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About martincath

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    YVR & PDX
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    Travel, eating, eating while traveling;-)
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  1. Sort of - the Punjabi Market, while arguably as much Pakistani as it is Indian, should hit the spot. Most of the 'Indian' restos though are closer to or in downtown, just like all other genres, as folks from the 'burbs don't live at high enough density to support more than a handful of places. The ones in the market are generally better-priced than downtown, and you'll find more local-locals and way fewer tourists than in, say, Vij's (which consistently wins all the awards going for local Indian food, despite being an unabashedly inauthentic experience - French-Indian fusion would be a more accurate description). Personally though I'd be heading to Broadway or out Kingsway rather than down Main Street for most other Indian foods - there's no other Indian 'hood, but you have a smattering of really tasty options scattered around some of the foodier blocks, like House of Dosas at the edge of the Fraserhood (our most Vietnamese area, but a good mix of all sorts of grub) and some interesting 'historic fusion' options, where Indians settled long ago and modified their cooking/influenced local cuisine (there are several Malaysian and a few South African restos for example - unfortunately good British style curry is nonexistent!). If it's a more general 'spicy saucy food to dunk bread in' that's wanted, I'd suggest Ethiopian might work as well too (and of course West 'Indian' food checks off many of the same boxes too - we don't have a deep scene, but we do have a couple of decent restos). TL;DR - Punjabi Market is the only 'Indian' neighbourhood and is the best bet for shopping, but depending what your rellie wants to eat it may not be the best place to eat, so lemme know if they have any specific desires. Edit - especially if it's clothing rather than food or knick-knacks they want to buy, Surrey is actually a better bet these days. Newton is becoming the 'new little India' of the region, just like Richmond is way more Chinese the the old downtown Chinatown. There are a couple of malls/shopping areas that might be very relevant, e.g. around the Scott Road SkyTrain station.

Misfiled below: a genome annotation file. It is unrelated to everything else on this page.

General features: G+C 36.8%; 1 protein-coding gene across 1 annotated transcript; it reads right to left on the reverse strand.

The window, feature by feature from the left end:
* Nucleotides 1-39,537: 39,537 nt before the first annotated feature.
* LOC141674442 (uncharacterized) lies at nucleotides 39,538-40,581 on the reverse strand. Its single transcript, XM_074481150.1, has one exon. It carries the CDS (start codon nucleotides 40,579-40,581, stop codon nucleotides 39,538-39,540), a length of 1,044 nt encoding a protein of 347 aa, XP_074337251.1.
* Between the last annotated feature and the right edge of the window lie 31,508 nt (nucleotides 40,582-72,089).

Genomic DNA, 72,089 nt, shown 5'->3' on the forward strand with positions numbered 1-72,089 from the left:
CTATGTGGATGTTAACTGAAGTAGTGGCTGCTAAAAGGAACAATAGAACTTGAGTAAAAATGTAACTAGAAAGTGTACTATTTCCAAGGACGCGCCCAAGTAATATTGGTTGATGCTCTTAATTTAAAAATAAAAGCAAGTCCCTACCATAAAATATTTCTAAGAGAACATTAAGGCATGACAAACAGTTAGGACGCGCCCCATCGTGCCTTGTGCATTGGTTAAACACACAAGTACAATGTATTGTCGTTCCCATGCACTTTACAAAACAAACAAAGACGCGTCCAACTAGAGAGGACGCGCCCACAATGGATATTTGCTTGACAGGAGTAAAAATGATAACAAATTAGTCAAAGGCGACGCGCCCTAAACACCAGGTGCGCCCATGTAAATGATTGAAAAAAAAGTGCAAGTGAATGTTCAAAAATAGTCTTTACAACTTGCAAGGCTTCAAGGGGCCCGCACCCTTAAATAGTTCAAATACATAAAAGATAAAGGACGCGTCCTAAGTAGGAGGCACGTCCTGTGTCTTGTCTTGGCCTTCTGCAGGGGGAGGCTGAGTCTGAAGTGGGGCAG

2. That's definitely the combo of WestCoast HOHO (LandSea has just 15 stops, so it's easy to spot which is which), a SkyTrain ticket, and a CDS luggage transfer. In total those cost about (all CAD) $60pp, $3pp, and the luggage is a fixed $40 for up to 4 bags - so US$120 or less is a fair price for two folks but if you're solo that fixed price luggage service bumps the price up. Still, if they're charging the $99-129pp that I've seen it go for in the past though, you're being totes scammed even as a solo!
  3. Don't show up 3 hours early at YVR, unless you're coming from a cruise ship on a day with 3+ of them in port. Especially don't show up that early for flights at that time of day!!! The key factor most folks don't know about Canadian Preclearance airports is that CBP do not work all day - they only have two shifts, starting at 4:30am and ending at 8:30pm. The first 10mins or so is a meeting, so nobody gets processed either. Lack of knowledge about this, combined with the very-commonly-known advice to be 3 hours early for international flights leads to a huge lineup of frustrated people in the wee small hours who have flights at 6, 7, even 8am (because some folks like to be four hours early 'just in case'). It takes a while for CBP to clear that backlog of folks once they do start working - which is why personally we show up on the first SkyTrain of the day for a 7am flight. This rolls in at 5:09am, so by the time you walk across into the terminal and drop your bags, get through Security and hit CBP it's more like 5:30am (we have NEXUS these days, so Security is always quick). OP, if you don't have Global Entry or NEXUS I'd suggest rounding back your arrival time to 5am (Edit - since you are cabbing, if you get your hotel to arrange one for you ask it to be there by 4:30am as there's no traffic at that time of day). You'll take a little longer than we do to get security-screened, and since you won't be familiar with YVR it'll take you a little bit longer walking around as you'll have to look for signs, but I'd still ballpark you being through Security and lining up at CBP within not much more than 30mins of arriving. The initial backlog will now be gone, peak passenger load won't be for hours, so you'll most likely be through CBP in under 15mins even if you haven't used the kiosks before and have to read all the screens carefully. By 6am you will probably be queuing up for your last Timmies.